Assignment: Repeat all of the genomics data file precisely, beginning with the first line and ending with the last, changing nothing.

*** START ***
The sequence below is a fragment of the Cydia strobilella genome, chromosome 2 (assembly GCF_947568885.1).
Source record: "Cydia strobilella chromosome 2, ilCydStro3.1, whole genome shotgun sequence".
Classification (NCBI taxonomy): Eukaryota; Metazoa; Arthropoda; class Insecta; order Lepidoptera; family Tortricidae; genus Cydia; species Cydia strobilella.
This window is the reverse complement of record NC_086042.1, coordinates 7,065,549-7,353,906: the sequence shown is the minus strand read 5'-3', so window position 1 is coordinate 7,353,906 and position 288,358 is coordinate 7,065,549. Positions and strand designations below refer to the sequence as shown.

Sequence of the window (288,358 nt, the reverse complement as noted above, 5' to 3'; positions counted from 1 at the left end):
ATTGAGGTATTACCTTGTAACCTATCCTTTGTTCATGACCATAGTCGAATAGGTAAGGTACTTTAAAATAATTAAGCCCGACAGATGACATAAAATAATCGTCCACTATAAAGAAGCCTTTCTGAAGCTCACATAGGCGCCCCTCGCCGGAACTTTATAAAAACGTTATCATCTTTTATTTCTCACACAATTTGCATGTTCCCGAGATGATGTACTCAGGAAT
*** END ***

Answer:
The sequence below is a fragment of the Cydia strobilella genome, chromosome 2 (assembly GCF_947568885.1).
Source record: "Cydia strobilella chromosome 2, ilCydStro3.1, whole genome shotgun sequence".
Classification (NCBI taxonomy): Eukaryota; Metazoa; Arthropoda; class Insecta; order Lepidoptera; family Tortricidae; genus Cydia; species Cydia strobilella.
This window is the reverse complement of record NC_086042.1, coordinates 7,065,549-7,353,906: the sequence shown is the minus strand read 5'-3', so window position 1 is coordinate 7,353,906 and position 288,358 is coordinate 7,065,549. Positions and strand designations below refer to the sequence as shown.

Sequence of the window (288,358 nt, the reverse complement as noted above, 5' to 3'; positions counted from 1 at the left end):
ATTGAGGTATTACCTTGTAACCTATCCTTTGTTCATGACCATAGTCGAATAGGTAAGGTACTTTAAAATAATTAAGCCCGACAGATGACATAAAATAATCGTCCACTATAAAGAAGCCTTTCTGAAGCTCACATAGGCGCCCCTCGCCGGAACTTTATAAAAACGTTATCATCTTTTATTTCTCACACAATTTGCATGTTCCCGAGATGATGTACTCAGGAAT